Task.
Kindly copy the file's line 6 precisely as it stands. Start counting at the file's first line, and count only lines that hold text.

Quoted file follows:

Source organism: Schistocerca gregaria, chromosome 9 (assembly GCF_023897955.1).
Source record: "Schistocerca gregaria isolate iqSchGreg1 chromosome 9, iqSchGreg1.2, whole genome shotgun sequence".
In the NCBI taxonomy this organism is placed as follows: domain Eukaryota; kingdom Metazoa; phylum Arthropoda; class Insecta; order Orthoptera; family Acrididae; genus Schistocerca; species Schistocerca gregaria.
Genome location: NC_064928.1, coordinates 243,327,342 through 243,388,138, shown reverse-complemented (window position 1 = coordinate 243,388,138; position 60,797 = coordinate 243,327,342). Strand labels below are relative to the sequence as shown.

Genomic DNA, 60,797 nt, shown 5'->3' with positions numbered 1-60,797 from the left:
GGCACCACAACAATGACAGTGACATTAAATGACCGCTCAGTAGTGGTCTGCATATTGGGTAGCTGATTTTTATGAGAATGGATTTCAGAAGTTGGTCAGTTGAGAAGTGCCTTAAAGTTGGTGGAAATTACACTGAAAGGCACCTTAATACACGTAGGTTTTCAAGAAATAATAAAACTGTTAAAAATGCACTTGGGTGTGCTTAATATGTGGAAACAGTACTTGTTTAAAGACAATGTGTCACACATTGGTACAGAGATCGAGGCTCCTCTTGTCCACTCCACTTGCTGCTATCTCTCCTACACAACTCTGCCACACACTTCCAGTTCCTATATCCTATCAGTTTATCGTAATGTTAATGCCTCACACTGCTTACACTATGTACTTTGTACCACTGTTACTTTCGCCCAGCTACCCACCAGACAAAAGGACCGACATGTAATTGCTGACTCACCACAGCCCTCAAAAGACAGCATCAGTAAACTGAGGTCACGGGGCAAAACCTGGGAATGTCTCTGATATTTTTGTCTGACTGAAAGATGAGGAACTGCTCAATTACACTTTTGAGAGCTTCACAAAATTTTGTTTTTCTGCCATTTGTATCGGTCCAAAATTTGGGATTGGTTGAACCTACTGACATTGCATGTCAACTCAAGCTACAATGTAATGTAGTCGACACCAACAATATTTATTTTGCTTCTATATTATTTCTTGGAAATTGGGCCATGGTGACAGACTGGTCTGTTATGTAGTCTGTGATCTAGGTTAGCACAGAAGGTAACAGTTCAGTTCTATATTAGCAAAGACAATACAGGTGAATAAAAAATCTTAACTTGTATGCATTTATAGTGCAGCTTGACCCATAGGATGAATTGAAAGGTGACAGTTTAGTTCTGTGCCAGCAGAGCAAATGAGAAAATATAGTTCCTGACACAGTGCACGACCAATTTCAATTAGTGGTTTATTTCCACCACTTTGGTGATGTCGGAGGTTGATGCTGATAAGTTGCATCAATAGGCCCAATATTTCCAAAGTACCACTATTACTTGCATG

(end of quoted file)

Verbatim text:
GGCACCACAACAATGACAGTGACATTAAATGACCGCTCAGTAGTGGTCTGCATATTGGGTAGCTGATTTTTATGAGAATGGATTTCAGAAGTTGGTCAGTTGAGAAGTGCCTTAAAGTTGGTGGAAATTACACTGAAAGGCACCTTAATACACGTAGGTTTTCAAGAAATAATAAAACTGTTAAAAATGCACTTGGGTGTGCTTAATATGTGGAAACAGTACTTGTTTAAAGACAATGTGTCACACATTGGTACAGAGATCGAGGCTCCTCTTGTCCACTCCACTTGCTGCTATCTCTCCTACACAACTCTGCCACACACTTCCAGTTCCTATATCCTATCAGTTTATCGTAATGTTAATGCCTCACACTGCTTACACTATGTACTTTGTACCACTGTTACTTTCGCCCAGCTACCCACCAGACAAAAGGACCGACATGTAATTGCTGACTCACCACAGCCCTCAAAAGACAGCATCAGTAAACTGAGGTCACGGGGCAAAACCTGGGAATGTCTCTGATATTTTTGTCTGACTGAAAGATGAGGAACTGCTCAATTACACTTTTGAGAGCTTCACAAAATTTTGTTTTTCTGCCATTTGTATCGGTCCAAAATTTGGGATTGGTTGAACCTACTGACATTGCATGTCAACTCAAGCTACAATGTAATGTAGTCGACACCAACAATATTTATTTTGCTTCTATATTATTTCTTGGAAATTGGGCCATGGTGACAGACTGGTCTGTTATGTAGTCTGTGATCTAGGTTAGCACAGAAGGTAACAGTTCAGTTCTATATTAGCAAAGACAATACAGGTGAATAAAAAATCTTAACTTGTATGCATTTATAGTGCAGCTTGACCCATAGGATGAATTGAAAGGTGACAGTTTAGTTCTGTGCCAGCAGAGCAAATGAGAAAATATAGTTCCTGACACAGTGCACGACCAATTTCAATTAGTGGTTTATTTCCACCACTTTGGTGATGTCGGAGGTTGATGCTGATAAGTTGCATCAATAGGCCCAATATTTCCAAAGTACCACTATTACTTGCATG